People want to get healthy and no wonder, health improves every aspect of life including longevity.
One problem is knowing what to do to get healthy and how to recognize the sleazy predators that don’t care about your health – just your money – from the good, reliable sources of information.
Another problem is that even the best sources of reliable information don’t have all the answers and may never have all the answers. Part of staying healthy is out of our hands. It’s a combination of genetics, avoiding pathogens that may yet to be understood or identified, and good luck.
Knowing we don’t have 100% control over our health makes it more important that we take control of what we can control. Research conducted by major health organizations and published in peer-reviewed scientific and medical journals tells us the most important things we can do for our health are as follows:
In the order of importance and influence on our health they are:
Human beings have stress hormones that served us well in prehistoric times. They kicked in when our existence was threatened. Adrenaline made us stronger and faster to escape the threat. All that strength and speed used extra calories, so then cortisol kicked in to increase our hunger to replenish the calories to help us recover from the threat. Cortisol is good…..
Some of us are in a constant state of mental stress. Family life, job security, too much bad news via TV and Internet have some people almost constantly pumping cortisol. Too much cortisol is bad…..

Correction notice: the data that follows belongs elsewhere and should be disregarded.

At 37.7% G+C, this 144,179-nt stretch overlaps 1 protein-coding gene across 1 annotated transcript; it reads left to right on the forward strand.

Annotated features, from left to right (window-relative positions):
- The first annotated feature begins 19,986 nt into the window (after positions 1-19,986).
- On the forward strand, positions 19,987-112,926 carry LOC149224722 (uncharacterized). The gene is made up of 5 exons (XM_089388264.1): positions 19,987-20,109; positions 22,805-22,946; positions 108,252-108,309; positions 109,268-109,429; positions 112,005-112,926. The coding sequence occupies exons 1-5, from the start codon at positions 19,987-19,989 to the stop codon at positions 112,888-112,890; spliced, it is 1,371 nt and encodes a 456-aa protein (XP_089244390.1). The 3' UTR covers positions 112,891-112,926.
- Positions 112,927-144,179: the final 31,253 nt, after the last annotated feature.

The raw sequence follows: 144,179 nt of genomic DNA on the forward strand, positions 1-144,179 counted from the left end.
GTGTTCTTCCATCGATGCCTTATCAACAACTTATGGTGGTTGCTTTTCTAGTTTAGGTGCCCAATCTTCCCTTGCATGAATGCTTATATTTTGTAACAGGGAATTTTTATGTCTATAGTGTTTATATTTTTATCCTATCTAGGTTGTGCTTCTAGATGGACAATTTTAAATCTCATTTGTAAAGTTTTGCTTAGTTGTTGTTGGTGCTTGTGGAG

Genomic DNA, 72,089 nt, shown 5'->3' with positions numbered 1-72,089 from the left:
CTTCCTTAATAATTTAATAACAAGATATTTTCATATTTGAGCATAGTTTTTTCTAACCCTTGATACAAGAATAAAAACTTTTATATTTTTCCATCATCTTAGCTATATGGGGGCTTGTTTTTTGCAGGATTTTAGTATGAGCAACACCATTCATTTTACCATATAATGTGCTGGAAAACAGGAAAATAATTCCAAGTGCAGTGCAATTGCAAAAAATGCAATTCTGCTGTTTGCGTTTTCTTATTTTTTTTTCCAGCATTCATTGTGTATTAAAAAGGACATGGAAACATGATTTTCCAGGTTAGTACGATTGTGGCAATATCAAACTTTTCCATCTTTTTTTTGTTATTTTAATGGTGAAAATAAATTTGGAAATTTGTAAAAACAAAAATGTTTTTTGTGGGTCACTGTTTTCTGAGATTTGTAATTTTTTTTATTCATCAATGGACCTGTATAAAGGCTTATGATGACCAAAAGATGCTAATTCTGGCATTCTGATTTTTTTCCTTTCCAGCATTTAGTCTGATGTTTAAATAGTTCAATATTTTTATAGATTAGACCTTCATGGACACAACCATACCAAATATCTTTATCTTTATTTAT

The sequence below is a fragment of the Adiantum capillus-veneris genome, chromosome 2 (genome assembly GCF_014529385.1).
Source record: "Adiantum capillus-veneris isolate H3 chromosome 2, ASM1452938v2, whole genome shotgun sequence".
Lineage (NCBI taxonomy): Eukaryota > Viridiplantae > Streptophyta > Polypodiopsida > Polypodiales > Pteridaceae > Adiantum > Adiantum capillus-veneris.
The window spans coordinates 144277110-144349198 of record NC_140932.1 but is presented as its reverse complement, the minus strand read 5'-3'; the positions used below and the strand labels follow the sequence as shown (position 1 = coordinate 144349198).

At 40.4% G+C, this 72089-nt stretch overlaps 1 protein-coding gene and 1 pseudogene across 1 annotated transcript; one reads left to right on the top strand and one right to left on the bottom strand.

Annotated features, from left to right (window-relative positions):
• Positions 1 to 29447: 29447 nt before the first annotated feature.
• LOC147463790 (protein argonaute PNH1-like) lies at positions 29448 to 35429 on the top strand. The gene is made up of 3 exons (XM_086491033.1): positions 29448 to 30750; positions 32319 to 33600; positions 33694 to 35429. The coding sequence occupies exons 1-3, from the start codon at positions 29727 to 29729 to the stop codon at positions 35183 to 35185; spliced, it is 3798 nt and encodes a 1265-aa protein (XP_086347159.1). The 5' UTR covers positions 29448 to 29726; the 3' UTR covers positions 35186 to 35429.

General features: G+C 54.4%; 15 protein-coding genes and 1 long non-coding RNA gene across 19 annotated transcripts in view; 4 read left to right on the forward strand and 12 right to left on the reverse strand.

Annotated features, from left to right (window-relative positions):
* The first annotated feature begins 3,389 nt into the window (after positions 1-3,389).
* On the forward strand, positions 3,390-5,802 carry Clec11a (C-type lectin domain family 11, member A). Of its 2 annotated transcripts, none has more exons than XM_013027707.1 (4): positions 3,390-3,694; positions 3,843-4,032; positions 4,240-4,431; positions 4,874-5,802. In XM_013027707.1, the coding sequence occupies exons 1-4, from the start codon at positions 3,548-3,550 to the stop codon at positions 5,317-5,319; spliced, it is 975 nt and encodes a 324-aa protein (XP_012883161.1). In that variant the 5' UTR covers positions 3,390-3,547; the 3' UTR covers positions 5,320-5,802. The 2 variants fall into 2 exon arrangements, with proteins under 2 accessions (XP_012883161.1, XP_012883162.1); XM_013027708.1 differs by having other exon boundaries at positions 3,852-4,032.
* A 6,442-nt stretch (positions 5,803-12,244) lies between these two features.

Reducing stress isn’t easy, but it’s the most important thing you can do for your health.
Some things that help may be:
- Getting 7-8 hours of quality, restful sleep every night (or day depending on your work schedule)
- Finding restful activities to help de-stress such as meditation or perhaps a physical activity
- Removing or reducing whatever stressors in your life you can. Turn off the TV, stay off the Internet, learn to let go of problems that aren’t yours or problems you can’t solve (“not my circus – not my monkeys!“)
- Make time to engage in pleasurable activities every day! It’s not selfish, it’s a necessary habit for staying well.
Staying active is good for you and just as a balanced diet offers benefits, so does getting a balance of physical activities.
If you like to dance, for example, that’s an aerobic activity. It burns calories and raises your heart rate while working large muscle groups in a rhythmically.
You will also need a way to include strength training. Many household chores can help build strength. Vacuuming, washing windows and cars, shoveling snow, carrying laundry up and down stairs, carrying children and even pushing strollers. Pushups and squats are also strength training exercises.
Stretching is also part of a balanced exercise program. It’s a mistake to stretch to warm up. Stretching tight muscles can cause injury. Stretching should be done at the end of a physical activity when muscles are warmed up and limber. Stretching helps to keep us flexible and limber. It makes it easier to stay active.
3. Eat Well (Eat what tastes good!)
Eating well is eating a variety of foods that provide the nutrients your body needs for good health. Eating in balance and moderation will do more for your health than avoiding the foods that are believed to be unhealthy. When you focus on what not to eat, you’re not paying attention to the quality of the foods you are eating.
Doing those 3 things are a good way to take good care of ourself and do what we can to live long and in good health!